pay more.

Now, where did I put my 10 helmets? Other TV channels do pay more than BBC from a business standpoint. Is the disclosure of this information today is

going to hurt the (INAUDIBLE) ability to keep talent? Do you think?

HARDING: Look, you know, when this came up, we will press to do this by the government as you said --



ANDERSON: (INAUDIBLE) "Connect the World" as you are very, very welcome. So of course you must be feeling really happy, right? If you're in the mood to

tell someone about it, why not make it in San Francisco (INAUDIBLE). Share your feelings and you can get hundreds of pictures. Emojis. These pieces of

art no larger than a fingernail can now be used to reveal real masterpieces by texting "send me" within the U.S.

You can receive a Picasso (ph) with your morning coffee or the famous "kiss statue" when you're feeling a little affectionate. Whatever you are

feeling. It fills your emotional canvass. While expressing yourself textually, you might even gain some appreciation for the amazing world of


While you look for the right emoji for you, some struggle to find those, a headscarf-wearing woman, a hijabi, as she is known, proposed the idea of

creating an emoji that looks just like her (INAUDIBLE) Apple accepted her proposal. Good. Atika Shubert has more.


RAYOUF ALHUMEDHI, EMOJI DESIGNER: My name is Rayouf Alhumedhi. I am 15- years-old. I moved to Berlin five years ago from Saudi Arabia.

ATIKA SHUBERT, CNN CORRESPONDENT: Is this what you wear when you had the idea?

ALHUMEDHI: Yes, like everything that I do is in this room. It is so much better if you are in your room.

My friends and I are creating a group talk and we decided to name the group talk, emojis of ourselves. And I obviously had no emoji to represent me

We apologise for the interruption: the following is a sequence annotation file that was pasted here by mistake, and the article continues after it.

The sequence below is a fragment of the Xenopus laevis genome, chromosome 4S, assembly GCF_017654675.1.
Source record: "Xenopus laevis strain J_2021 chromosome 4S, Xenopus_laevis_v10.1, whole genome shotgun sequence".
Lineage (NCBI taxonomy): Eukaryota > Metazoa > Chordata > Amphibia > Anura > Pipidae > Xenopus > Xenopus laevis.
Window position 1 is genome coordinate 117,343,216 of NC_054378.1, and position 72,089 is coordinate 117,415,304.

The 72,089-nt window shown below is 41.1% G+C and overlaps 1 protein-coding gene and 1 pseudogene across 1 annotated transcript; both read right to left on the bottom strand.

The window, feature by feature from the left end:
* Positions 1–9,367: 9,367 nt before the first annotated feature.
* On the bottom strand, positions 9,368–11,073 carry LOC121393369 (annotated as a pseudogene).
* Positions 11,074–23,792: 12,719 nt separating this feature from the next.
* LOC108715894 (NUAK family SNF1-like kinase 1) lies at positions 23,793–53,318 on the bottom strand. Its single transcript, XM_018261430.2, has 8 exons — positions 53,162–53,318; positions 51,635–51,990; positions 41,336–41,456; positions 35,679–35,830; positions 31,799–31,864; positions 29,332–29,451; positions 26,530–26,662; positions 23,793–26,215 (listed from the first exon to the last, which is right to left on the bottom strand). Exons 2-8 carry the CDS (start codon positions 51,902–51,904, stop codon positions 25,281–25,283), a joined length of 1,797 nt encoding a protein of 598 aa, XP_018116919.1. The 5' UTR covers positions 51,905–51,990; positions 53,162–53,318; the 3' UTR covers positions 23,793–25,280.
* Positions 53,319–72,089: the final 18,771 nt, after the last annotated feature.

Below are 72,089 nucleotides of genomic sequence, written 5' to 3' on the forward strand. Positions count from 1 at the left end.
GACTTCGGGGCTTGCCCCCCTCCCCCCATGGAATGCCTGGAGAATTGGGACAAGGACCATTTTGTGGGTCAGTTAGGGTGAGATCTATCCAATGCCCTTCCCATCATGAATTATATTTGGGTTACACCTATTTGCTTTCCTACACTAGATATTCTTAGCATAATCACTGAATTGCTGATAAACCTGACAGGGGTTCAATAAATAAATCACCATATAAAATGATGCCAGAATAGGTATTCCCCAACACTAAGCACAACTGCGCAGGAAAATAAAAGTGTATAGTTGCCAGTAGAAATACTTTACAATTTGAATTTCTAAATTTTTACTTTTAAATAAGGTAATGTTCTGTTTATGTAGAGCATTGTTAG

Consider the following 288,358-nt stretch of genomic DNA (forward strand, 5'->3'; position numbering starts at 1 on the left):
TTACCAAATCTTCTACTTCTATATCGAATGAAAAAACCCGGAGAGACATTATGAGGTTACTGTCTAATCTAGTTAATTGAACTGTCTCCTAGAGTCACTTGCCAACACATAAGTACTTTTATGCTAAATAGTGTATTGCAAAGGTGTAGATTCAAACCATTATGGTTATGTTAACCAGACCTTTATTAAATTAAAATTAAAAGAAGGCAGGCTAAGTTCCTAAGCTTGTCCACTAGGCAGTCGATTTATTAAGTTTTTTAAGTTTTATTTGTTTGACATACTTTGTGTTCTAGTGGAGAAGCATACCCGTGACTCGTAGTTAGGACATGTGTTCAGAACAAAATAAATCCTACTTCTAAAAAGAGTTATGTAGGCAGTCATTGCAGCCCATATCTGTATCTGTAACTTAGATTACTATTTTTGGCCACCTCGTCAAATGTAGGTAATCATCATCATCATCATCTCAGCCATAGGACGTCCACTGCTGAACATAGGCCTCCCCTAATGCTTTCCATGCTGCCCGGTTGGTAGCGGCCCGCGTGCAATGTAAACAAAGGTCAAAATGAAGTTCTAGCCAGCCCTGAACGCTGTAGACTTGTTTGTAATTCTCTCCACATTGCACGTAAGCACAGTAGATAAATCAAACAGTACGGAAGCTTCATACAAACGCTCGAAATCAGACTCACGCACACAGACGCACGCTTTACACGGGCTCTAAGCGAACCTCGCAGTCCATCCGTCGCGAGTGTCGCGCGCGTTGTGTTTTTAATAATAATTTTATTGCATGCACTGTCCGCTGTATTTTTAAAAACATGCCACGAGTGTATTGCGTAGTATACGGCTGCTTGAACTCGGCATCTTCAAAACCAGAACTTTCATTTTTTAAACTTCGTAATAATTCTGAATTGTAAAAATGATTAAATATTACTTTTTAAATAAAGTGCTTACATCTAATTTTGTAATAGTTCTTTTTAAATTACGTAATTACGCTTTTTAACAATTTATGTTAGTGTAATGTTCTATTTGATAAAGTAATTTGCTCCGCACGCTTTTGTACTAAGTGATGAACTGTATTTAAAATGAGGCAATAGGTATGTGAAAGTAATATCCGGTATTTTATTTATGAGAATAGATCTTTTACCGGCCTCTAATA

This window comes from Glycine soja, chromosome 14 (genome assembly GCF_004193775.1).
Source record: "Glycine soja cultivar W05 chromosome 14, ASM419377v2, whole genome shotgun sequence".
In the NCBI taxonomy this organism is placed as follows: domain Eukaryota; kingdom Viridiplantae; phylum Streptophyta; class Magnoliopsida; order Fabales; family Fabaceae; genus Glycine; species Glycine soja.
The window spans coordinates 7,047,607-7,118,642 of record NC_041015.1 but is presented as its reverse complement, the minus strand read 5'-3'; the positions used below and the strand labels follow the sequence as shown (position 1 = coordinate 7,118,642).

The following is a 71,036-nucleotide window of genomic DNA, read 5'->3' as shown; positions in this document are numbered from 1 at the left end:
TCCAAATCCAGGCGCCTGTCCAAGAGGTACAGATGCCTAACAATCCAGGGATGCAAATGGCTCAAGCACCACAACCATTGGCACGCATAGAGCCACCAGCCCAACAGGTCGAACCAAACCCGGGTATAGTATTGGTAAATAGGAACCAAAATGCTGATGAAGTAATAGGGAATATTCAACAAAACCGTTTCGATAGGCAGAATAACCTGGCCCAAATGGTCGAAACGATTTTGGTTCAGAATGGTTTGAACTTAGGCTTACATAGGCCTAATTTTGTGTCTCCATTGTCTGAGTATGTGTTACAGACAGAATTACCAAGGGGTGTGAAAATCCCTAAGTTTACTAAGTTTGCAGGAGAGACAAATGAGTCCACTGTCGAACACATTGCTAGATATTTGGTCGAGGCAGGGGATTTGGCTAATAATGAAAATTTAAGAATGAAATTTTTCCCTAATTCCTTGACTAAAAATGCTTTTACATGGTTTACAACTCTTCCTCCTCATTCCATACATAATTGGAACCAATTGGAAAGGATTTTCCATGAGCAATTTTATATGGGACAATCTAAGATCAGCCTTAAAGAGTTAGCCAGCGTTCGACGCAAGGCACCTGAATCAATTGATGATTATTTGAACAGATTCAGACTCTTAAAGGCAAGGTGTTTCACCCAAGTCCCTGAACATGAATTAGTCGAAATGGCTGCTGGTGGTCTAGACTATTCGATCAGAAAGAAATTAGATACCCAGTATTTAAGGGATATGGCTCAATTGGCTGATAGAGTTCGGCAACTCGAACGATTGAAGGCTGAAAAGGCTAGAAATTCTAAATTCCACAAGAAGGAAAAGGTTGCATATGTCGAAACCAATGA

which got me thinking. I started questioning why there isn't one to represent me. It was like just kind of a proposal. A week before the school

starts. You have nothing to lose. And I just wanted a headscarf emoji. Simple as that.

I really had no initial idea in my mind of how it was supposed to look like. I just wanted it to have -- to be available in different skin tones

because, you know, it's not just a brown skin color. Millions of women from different races do wear it.



ALHUMEDHI: How are you?

MESSER: How are you?


MESSER: I think it's because, you know, we are visual people so communicating just through texts is kind of hard to get across your

emotion. So having little images even though they are so small is actually really helpful when you are trying to communicate what you're feeling and


SHUBERT: Do you have a favorite?



ALHUMEDHI: Thank you.

My dad uses them. My mom -- like no matter what age you are, phones and digitalization have really encouraged our lives in every possible aspect.

My dad uses emoji (INAUDIBLE).


UNIDENTIFIED MALE: We called her Berlina (ph).

ALHUMEDHI: It obviously won't change the world. No one will like, say, hey, go ahead (INAUDIBLE). You know, it's not going to do that. But it's like I

said before, indirectly promotes tolerance because once people realize that like woman wearing head scarfs are not just people on the news (ph).

And once they begin to show up on our phones, that will establish that notion that we are normal people. We carry our daily routines just like


[11:55:00] I did that because I wanted to be represented. Simple as that. I just wanted an emoji of me.


ANDERSON: Well, it is time to say goodbye which normally means the final (INAUDIBLE) to me, Becky Anderson, my show. But today, believe it or not,

it seems (INAUDIBLE) somebody else (INAUDIBLE) "Despacito" from Mr. Justin Bieber believers just like me (INAUDIBLE) remix get this more than 4-1/2

million times, making it the most streamed song ever. So now it's goodbye from me and from Justin.